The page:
Landmark events don't come much bigger than this. Not only does the opening of the Henry VI trilogy mark the launch of Shakespeare's eight-play history cycle, to be performed "deep into 2008", it also sees the inauguration of the temporary Courtyard Theatre which will be the RSC's home while the Royal Shakespeare Theatre is rebuilt next year.
When he staged the trilogy five years ago, Michael Boyd gained critical acclaim, the only reservations centring on the limitations of the Swan Theatre. Although the new theatre is, in essence, the Swan writ large, it enables Boyd to open up the action to thrilling effect. The whole of the arena is incorporated as actors descend from ladders, ropes, or gantries, use all points of the galleries, or mount to the rafters, alive and 'dead'.
Henry VI Part One opens with the death of Henry V who slowly descends, in sepulchral light, Tom Piper's metal tower at the rear of the stage before coughing up blood and slithering into his grave. But even as courtiers emerge to deliver their obsequies over his unburied corpse, a stream of messengers arrive with reports of mounting losses in the wake of armed uprising in France. Action shuttles between an England increasingly riven by faction and war overseas.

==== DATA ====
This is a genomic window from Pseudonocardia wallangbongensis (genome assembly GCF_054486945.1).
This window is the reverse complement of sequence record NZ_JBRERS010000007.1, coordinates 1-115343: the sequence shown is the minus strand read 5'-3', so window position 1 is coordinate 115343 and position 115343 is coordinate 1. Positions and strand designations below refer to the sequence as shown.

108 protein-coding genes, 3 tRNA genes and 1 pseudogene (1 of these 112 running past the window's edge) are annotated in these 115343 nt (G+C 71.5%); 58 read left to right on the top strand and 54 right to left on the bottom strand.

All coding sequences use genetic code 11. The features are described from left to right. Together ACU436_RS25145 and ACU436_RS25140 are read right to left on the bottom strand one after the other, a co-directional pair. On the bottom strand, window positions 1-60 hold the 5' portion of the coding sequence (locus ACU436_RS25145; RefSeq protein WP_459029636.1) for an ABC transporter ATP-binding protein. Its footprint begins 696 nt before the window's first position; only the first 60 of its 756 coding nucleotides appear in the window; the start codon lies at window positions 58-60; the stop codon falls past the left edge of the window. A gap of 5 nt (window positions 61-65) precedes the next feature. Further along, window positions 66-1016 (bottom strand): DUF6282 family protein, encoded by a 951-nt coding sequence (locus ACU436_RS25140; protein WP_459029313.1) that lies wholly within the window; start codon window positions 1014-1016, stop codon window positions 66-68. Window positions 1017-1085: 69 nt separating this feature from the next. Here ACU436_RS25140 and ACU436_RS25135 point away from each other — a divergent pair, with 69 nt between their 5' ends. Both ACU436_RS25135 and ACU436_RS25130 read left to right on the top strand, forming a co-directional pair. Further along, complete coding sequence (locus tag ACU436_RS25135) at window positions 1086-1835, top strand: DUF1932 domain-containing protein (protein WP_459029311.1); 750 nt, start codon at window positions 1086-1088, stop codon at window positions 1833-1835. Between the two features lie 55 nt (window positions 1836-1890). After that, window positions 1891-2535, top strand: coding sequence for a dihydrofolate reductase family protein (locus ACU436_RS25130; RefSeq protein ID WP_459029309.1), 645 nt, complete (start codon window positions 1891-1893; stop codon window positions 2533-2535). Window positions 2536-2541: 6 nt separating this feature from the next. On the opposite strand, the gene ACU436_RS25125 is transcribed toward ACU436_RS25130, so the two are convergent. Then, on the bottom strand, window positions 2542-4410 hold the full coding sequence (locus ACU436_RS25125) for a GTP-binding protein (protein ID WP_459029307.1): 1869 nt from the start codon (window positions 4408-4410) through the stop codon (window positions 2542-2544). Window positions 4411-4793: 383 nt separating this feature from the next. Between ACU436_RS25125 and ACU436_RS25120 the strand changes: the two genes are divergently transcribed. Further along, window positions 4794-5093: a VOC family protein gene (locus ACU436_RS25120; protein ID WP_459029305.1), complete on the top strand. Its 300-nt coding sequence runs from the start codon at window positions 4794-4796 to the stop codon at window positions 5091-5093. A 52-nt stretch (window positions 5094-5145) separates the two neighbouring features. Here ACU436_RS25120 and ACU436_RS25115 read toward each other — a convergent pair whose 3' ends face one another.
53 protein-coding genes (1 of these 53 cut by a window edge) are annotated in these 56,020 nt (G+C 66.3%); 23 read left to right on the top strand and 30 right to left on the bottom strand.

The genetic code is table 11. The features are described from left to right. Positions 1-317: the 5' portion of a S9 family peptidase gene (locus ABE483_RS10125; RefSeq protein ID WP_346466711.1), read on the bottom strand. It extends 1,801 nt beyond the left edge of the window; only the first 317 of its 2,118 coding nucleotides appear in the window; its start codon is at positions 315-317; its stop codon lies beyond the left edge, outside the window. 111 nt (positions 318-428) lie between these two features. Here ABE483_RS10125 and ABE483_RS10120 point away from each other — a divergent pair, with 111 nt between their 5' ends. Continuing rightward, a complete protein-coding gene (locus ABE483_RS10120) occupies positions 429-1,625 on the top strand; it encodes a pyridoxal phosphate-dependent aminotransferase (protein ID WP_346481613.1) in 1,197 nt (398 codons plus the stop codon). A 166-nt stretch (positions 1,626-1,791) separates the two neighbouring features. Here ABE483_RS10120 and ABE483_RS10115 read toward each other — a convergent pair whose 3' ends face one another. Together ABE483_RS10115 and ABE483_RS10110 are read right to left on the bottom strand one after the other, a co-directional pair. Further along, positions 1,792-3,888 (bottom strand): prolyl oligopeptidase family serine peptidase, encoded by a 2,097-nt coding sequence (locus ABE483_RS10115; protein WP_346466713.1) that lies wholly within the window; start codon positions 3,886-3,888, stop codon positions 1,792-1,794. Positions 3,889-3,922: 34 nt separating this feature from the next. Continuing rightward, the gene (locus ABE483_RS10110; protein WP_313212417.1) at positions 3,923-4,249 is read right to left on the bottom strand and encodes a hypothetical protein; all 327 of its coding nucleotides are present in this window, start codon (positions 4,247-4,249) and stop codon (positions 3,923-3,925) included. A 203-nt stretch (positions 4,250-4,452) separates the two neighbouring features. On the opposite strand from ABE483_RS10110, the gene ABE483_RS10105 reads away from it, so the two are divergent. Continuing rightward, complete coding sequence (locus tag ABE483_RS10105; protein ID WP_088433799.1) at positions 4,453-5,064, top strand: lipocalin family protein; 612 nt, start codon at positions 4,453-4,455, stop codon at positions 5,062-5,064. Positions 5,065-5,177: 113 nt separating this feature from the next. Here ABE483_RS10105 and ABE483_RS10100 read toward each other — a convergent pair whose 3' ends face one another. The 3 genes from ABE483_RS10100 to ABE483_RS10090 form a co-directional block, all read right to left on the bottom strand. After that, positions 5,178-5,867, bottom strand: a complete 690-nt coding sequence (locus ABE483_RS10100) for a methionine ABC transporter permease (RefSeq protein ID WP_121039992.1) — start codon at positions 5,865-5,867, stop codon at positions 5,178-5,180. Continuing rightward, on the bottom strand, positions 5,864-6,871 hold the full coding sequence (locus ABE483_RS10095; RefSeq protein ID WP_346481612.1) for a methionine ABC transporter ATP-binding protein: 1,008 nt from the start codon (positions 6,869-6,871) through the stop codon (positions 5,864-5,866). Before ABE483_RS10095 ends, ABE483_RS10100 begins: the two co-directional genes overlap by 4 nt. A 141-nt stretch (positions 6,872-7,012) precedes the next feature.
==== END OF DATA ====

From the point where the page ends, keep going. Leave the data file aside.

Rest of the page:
Boyd likens the trilogy to a Tudor soap. The plus side is an epic sweep and a narrative drive. The downside is the sketchy, two-dimensional nature of many of the characters here and an excess of rhetoric, mercifully trimmed.
Ultimately, although the play is action-packed, the sound and fury of the many battle scenes pall and John McKay as the foppish and pusillanimous Dauphin of France and his equally craven sidekicks afford welcome comic relief.
Among those who also shine are Geoffrey Freshwater, as the rapacious Bishop of Winchester, Richard Cordery as Humphrey, the Duke of Gloucester, Keith Bartlett as the "brave and tiresome" Talbot and Katy Stephens as a far from saintly Joan of Arc, who also doubles as Margaret, Henry VI's queen-to-be at the end of the play. Chuk Iwuji, who plays Henry this time around, has little to do here, but moves adeptly from wide-eyed innocence to growing impotent horror.
This is sophomore Shakespeare, but Shakespeare none the less and exhilaratingly staged.